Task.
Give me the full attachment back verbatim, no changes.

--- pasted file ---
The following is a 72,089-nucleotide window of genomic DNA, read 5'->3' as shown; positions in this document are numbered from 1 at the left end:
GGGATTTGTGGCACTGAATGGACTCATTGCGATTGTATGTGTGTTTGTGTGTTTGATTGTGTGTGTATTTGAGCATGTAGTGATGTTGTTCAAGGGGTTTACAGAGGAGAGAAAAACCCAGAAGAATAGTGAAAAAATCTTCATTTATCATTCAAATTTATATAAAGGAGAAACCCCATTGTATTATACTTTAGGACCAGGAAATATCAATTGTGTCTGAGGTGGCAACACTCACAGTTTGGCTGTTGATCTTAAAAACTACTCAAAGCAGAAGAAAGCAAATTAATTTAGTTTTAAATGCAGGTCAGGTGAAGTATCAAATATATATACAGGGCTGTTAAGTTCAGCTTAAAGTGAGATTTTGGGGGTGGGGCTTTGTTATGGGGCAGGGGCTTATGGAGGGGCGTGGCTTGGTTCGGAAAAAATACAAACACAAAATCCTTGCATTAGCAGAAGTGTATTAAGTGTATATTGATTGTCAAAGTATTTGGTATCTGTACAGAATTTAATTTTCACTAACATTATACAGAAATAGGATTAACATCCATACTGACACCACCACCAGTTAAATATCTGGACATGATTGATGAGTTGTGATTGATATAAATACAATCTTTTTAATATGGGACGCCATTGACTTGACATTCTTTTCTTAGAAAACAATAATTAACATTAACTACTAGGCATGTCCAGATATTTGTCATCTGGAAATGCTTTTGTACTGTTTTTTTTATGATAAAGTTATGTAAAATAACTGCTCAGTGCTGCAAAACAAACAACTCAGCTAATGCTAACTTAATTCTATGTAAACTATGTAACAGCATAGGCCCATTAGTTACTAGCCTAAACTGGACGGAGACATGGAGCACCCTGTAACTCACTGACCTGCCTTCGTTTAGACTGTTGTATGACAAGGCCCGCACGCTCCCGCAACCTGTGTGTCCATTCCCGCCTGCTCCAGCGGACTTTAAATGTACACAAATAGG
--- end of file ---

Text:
The following is a 72,089-nucleotide window of genomic DNA, read 5'->3' as shown; positions in this document are numbered from 1 at the left end:
GGGATTTGTGGCACTGAATGGACTCATTGCGATTGTATGTGTGTTTGTGTGTTTGATTGTGTGTGTATTTGAGCATGTAGTGATGTTGTTCAAGGGGTTTACAGAGGAGAGAAAAACCCAGAAGAATAGTGAAAAAATCTTCATTTATCATTCAAATTTATATAAAGGAGAAACCCCATTGTATTATACTTTAGGACCAGGAAATATCAATTGTGTCTGAGGTGGCAACACTCACAGTTTGGCTGTTGATCTTAAAAACTACTCAAAGCAGAAGAAAGCAAATTAATTTAGTTTTAAATGCAGGTCAGGTGAAGTATCAAATATATATACAGGGCTGTTAAGTTCAGCTTAAAGTGAGATTTTGGGGGTGGGGCTTTGTTATGGGGCAGGGGCTTATGGAGGGGCGTGGCTTGGTTCGGAAAAAATACAAACACAAAATCCTTGCATTAGCAGAAGTGTATTAAGTGTATATTGATTGTCAAAGTATTTGGTATCTGTACAGAATTTAATTTTCACTAACATTATACAGAAATAGGATTAACATCCATACTGACACCACCACCAGTTAAATATCTGGACATGATTGATGAGTTGTGATTGATATAAATACAATCTTTTTAATATGGGACGCCATTGACTTGACATTCTTTTCTTAGAAAACAATAATTAACATTAACTACTAGGCATGTCCAGATATTTGTCATCTGGAAATGCTTTTGTACTGTTTTTTTTATGATAAAGTTATGTAAAATAACTGCTCAGTGCTGCAAAACAAACAACTCAGCTAATGCTAACTTAATTCTATGTAAACTATGTAACAGCATAGGCCCATTAGTTACTAGCCTAAACTGGACGGAGACATGGAGCACCCTGTAACTCACTGACCTGCCTTCGTTTAGACTGTTGTATGACAAGGCCCGCACGCTCCCGCAACCTGTGTGTCCATTCCCGCCTGCTCCAGCGGACTTTAAATGTACACAAATAGG